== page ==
DIONYSIUS PERIEGETES and POMPONIUS MELA Situ orbis description [et alia]

[Geneva], Henri Estienne, 1577


Large 4to, pp. [8], 158, [24], 47, [1], 152. Greek and Roman letter; large printer’s device on title; floriated initials, typographical head-pieces and simple diagrams; very slight browning, light waterstain to outer upper corners of final gatherings. A very good, wide-margined copy in nearly contemporary French vellum; repair to head of spine, small crack to tail of front joint; circular armorial bookplate of John, 3rd Baron Carteret of Hawnes, 1841, on front pastedown; early printed Greek ex libris on label at foot of title.

Accurate edition of the two important geographical texts of antiquity, used for centuries as textbooks on the subject. Dionysius Periegetes (2nd century AC) was a Greek poet, who epitomised in verse the geographical knowledge of his time, exerting great influence over Roman and medieval scholarship through the Latin transpositions of his work made by Avenius and Priscian. Pomponius Mela (died c.45 AD) was the most prominent of Latin geographers, largely employed as an authoritative source by Pliny in the geographical section of his Historia naturalis. Following coastlines, Mela provides a ground-breaking description of Western Europe and British Isles, though less detailed as regards Asia and Africa than his Greek colleagues, especially Strabo. With the help of his brother-in-law, the brilliant humanist Isaac Causabon (1559-1614), Henri Estienne made relevant additions and improvements to previous editions, including his father’s. The volume also includes Aethicus’s Cosmographia, Solinus’s Polyhistor and Eustathius of Thessalonika’s commentaries on Periegetes, as well as a detailed annotations on the Greek text by Estienne himself and other scholars.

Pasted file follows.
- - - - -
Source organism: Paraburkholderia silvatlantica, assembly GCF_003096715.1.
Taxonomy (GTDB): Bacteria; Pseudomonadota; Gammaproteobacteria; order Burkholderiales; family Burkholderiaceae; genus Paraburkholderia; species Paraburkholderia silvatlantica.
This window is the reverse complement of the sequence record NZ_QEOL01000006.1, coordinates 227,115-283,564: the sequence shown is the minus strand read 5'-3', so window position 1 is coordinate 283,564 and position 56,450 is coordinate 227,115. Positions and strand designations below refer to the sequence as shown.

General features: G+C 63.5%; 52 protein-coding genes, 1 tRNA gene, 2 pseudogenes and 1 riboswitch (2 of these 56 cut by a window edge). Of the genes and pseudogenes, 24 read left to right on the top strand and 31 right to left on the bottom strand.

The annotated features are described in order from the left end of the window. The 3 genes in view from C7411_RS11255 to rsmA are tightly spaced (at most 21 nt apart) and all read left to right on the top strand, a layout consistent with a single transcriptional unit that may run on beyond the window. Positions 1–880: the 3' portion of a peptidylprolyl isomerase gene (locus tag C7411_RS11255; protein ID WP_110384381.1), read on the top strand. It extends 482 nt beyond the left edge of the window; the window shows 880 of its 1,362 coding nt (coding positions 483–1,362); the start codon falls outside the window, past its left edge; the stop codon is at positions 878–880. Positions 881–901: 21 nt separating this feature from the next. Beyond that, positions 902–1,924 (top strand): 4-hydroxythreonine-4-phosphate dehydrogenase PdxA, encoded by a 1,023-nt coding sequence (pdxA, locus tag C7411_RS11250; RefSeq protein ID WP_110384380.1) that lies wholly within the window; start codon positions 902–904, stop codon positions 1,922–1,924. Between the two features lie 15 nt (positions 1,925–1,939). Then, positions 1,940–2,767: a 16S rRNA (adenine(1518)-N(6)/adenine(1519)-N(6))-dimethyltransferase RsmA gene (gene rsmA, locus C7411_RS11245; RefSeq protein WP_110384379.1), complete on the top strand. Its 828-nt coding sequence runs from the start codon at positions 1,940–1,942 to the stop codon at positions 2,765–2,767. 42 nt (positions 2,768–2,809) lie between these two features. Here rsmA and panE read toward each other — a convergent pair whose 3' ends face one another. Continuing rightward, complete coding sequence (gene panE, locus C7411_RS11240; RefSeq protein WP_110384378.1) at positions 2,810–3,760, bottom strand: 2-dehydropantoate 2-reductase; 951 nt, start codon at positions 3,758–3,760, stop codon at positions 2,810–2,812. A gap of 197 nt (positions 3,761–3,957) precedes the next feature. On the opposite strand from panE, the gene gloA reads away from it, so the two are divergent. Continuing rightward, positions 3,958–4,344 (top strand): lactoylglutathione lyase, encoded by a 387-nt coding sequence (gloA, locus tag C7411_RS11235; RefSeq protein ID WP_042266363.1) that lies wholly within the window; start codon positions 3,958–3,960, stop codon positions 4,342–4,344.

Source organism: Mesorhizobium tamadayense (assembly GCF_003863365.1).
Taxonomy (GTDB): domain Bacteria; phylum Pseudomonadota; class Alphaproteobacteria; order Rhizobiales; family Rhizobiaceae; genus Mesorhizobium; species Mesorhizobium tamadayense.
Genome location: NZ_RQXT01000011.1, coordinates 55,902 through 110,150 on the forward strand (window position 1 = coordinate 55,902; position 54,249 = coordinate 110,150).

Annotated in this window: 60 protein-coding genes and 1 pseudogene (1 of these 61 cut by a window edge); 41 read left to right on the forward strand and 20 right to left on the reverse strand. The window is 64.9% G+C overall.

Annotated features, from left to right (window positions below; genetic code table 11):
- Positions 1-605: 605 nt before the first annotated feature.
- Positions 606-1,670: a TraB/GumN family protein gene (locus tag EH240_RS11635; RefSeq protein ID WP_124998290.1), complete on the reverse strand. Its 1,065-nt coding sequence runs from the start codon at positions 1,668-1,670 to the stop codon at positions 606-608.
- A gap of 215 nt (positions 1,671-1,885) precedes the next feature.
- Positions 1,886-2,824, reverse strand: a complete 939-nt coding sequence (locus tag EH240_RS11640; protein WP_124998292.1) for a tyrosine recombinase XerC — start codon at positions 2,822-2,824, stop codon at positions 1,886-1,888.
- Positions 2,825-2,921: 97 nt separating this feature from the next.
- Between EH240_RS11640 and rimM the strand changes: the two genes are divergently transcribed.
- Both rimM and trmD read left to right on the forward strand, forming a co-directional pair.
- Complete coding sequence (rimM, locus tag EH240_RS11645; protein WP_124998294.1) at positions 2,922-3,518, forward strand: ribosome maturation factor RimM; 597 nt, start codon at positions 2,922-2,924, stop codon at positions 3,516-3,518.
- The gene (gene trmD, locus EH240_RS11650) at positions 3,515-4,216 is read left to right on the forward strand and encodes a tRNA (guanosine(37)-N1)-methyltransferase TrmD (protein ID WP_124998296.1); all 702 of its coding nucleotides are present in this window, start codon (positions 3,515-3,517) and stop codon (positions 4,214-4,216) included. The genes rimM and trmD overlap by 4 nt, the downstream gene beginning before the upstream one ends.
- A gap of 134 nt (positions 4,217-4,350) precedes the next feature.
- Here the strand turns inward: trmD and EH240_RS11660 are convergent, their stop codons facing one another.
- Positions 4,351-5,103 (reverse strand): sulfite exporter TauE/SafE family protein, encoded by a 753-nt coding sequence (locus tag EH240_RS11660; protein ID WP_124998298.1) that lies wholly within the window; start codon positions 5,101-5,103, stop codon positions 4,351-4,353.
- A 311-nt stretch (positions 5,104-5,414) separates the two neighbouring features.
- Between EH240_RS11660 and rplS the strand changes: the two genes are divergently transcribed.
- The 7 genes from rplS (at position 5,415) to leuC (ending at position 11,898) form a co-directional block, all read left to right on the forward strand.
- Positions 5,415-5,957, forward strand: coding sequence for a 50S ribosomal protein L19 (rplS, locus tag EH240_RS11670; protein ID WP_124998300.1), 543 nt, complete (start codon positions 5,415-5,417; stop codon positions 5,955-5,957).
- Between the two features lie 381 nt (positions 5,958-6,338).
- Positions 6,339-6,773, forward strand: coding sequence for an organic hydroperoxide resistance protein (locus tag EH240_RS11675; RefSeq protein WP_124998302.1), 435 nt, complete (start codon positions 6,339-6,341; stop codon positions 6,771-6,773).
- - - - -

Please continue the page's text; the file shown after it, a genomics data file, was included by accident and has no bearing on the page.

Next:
The Greek ex libris pasted on title (‘from the [books] of Blancardus’) is a special mark of affection for the book from its owner. It is notoriously difficult to date these printed slips, but the typeface and ageing of paper suggest this label is c. 17th. As the owner was clearly a scholar of the Greek language, the only plausible ‘Blancardus’ is Nikolaas Blankaart (1624-1703), who commonly used the Latin transliteration of his surname. A talented Dutch classicist educated in Leiden under the supervision of Salmasius, Blankaart edited Florus, Curtius Rufus and Arrian along with some dictionaries and repertoires of Byzantine grammarians. He is reported to have drawn maps of Asia, Europe and Africa relying on ancient sources (D. van Hoogstraten, Groot algemeen woorden-boek, II, 1725, p. 269), with this book almost certainly playing a crucial role in the endeavour.

BM STC Fr., Supplement, 29; Adams, D 648; Brunet, II, 729; Graesse, II, 401; Renouard, 145:5; Schreiber, 200.
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